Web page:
106. The Court accepted this proposition in Opinion 2/91 where it found that the area was largely covered by EU rules, taking into account the historical evolution and the objectives of the EU regulation as well as the fact that the international agreement offered wider protection as a result of broader definitions of the elements that affected its scope of application. (70) In those circumstances, the Court held that the relevant part of the international agreement was of such a kind as to affect EU law and that Member States therefore could no longer undertake commitments outside the framework of the EU institutions. (71) In Commission v Denmark the Court relied on that finding, which it there appeared to summarise as meaning that common rules are affected or distorted by international commitments where the international commitments fall within an area which is already largely covered by such rules. (72) Then, in Opinion 1/03, the Court described that situation as merely one example of where exclusive competence was recognised and emphasised the need to take account of the scope, nature and content of EU rules and any foreseeable future developments. (73)
107. As I read that case-law, the sole fact that an international agreement (or part(s) thereof) concerns an area that is ‘largely covered’ by EU rules (or an area defined by reference to some other abstract threshold in terms of the degree of regulation) does not of itself automatically lead to the conclusion that there is exclusive competence to negotiate that entire international agreement (or the relevant part) without any examination of whether the ERTA principle applies. Obviously, the larger the area already covered by EU law, the more likely it becomes that the remaining part of the international agreement may have an impact on existing EU rules. However, that will not always be the case. Everything depends on the content of the commitments entered into and their possible connection with EU rules. The relationship between the proposed Convention and EU rules on the protection of rights of broadcasting organisations, which I shall go on to discuss, illustrates this point well.
108. Application of the ERTA principle requires the precise content of the obligations assumed under both the international agreement and EU law to be determined in order to identify whether and, if so, to what degree Member States can no longer regulate a particular matter and consequently can no longer enter into their own international commitments (even if those might not conflict with EU law). Contradiction between the international agreement and EU rules is not required for the application of the ERTA principle. (74) In that regard, Advocate General Tizzano in his Opinion in the Open Skies cases usefully explained that, even where existing EU rules are imported into an international agreement, there is no guarantee that ‘… the rules would then in fact be uniformly applied and, especially, that any amendments which might be adopted internally would be fully and promptly transposed into the agreements …’; the nature and legal regime of the common rules might thus be distorted and there would be ‘… a real and serious risk that they would be removed from review by the Court …’. (75) In Opinion 1/03, the Court stated in general terms that application of the ERTA principle requires an assessment on the basis of the scope, nature and content of the rules, taking into account the current state of EU law as well as its future development in so far as is foreseeable at the time of analysis. (76)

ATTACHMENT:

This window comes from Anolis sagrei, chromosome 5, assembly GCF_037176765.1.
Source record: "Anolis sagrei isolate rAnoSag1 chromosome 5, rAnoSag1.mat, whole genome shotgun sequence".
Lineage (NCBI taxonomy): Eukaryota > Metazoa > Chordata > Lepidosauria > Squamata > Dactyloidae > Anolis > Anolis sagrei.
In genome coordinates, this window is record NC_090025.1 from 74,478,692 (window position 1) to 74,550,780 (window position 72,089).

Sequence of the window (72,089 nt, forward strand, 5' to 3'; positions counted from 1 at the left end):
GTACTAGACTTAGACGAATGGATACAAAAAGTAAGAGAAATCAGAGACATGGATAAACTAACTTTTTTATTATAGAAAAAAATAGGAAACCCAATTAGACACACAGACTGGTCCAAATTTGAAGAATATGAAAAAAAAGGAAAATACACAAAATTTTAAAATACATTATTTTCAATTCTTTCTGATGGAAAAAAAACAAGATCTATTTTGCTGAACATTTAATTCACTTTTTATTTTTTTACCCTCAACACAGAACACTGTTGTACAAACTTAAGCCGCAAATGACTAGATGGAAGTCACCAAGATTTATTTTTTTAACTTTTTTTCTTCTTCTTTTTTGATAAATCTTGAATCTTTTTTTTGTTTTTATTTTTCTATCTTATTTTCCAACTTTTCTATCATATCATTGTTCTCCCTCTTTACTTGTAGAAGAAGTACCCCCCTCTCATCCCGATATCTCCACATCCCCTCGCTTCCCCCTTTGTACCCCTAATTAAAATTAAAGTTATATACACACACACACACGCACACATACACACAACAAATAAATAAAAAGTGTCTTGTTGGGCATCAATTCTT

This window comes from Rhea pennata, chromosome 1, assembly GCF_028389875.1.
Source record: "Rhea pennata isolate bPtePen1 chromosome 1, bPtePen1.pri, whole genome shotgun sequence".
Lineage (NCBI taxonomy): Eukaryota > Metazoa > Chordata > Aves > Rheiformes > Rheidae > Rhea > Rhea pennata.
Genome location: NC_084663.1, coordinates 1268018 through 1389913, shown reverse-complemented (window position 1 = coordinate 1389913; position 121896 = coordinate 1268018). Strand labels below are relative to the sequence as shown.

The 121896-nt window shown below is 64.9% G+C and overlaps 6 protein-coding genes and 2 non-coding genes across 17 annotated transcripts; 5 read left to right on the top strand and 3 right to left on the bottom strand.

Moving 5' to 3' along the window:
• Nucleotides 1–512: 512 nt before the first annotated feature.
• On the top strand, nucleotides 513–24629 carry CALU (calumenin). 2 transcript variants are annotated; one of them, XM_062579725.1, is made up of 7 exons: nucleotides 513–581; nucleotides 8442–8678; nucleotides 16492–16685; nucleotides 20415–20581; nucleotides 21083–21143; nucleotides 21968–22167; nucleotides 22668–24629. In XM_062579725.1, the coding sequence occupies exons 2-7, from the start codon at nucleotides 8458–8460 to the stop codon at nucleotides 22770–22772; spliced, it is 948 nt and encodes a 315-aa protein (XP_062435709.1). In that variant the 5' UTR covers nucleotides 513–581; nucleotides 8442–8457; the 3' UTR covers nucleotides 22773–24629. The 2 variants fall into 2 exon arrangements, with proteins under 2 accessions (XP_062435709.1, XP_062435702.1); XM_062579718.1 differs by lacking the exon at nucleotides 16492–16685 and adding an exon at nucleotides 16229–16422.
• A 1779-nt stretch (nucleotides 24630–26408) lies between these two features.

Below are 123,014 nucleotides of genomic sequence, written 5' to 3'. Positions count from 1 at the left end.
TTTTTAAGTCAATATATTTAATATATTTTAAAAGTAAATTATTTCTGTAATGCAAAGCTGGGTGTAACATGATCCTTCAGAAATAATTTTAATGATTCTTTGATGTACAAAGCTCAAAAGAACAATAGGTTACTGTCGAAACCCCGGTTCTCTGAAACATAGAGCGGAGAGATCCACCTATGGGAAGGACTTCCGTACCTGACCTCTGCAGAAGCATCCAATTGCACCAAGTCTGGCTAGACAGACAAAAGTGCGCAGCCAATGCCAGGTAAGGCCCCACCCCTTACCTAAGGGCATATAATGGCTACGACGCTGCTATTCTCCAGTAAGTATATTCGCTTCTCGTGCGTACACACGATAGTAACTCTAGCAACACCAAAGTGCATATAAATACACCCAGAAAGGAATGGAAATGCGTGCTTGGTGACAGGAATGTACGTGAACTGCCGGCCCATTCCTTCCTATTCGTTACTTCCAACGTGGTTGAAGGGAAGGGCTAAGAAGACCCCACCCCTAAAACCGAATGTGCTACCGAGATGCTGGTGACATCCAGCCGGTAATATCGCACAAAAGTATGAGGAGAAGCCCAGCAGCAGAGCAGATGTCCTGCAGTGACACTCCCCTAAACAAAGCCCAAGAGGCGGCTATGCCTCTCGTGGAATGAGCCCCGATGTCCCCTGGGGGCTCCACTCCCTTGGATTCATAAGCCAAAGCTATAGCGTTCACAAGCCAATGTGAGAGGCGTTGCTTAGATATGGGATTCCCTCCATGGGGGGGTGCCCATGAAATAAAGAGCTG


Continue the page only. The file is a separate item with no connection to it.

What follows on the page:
109. Thus, whether the European Union has exclusive external competence under the final phrase of Article 3(2) TFEU in essence depends on a detailed and comprehensive comparison between the areas covered by the envisaged international agreement and EU law. (77)
110. In its case-law, the Court has focused in particular on what are relevant considerations in assessing the state of EU law in the area to be covered by the international agreement, such as: whether the Community has exercised its internal competences; the subject-matter of the provisions offering the basis for internal action; the scope, nature and content of (current) EU law; (78) the objective of EU rules; (79) the structure of any relevant EU act; (80) the extent to which the EU rules only set minimum standards; (81) the historical background of the development of EU law in a particular area; (82) the future developments of EU law in so far as foreseeable at the time of the analysis; (83) the full effectiveness of EU law; (84) and the proper functioning of the system established by EU rules. (85) Some of these considerations will also, in my view, be relevant in describing the envisaged international agreement.
111. This type of analysis must be applied to each and every part of the international agreement to be negotiated and concluded.
112. One particular consideration can significantly affect the result of applying the ERTA principle: where EU law sets out minimum standards of protection in a particular area. In that case, Member States remain competent to conclude an international agreement that also imposes minimum standards because such an agreement may not affect EU law which the Member States can and must fully apply. (86) Whether in fact they remain competent will depend on the degree of freedom given to Member States under both the international agreement and EU rules. If the international agreement sets a lower minimum standard than EU law, Member States’ conclusion of that agreement would not undermine EU law: primacy of EU law means that the Member States cannot implement in their territory a lower standard than the standard set by EU law (even if that lower standard were consistent with the international agreement). Nor is EU law undermined if the international agreement sets a higher minimum standard provided that EU law authorises Member States to adopt such a higher standard.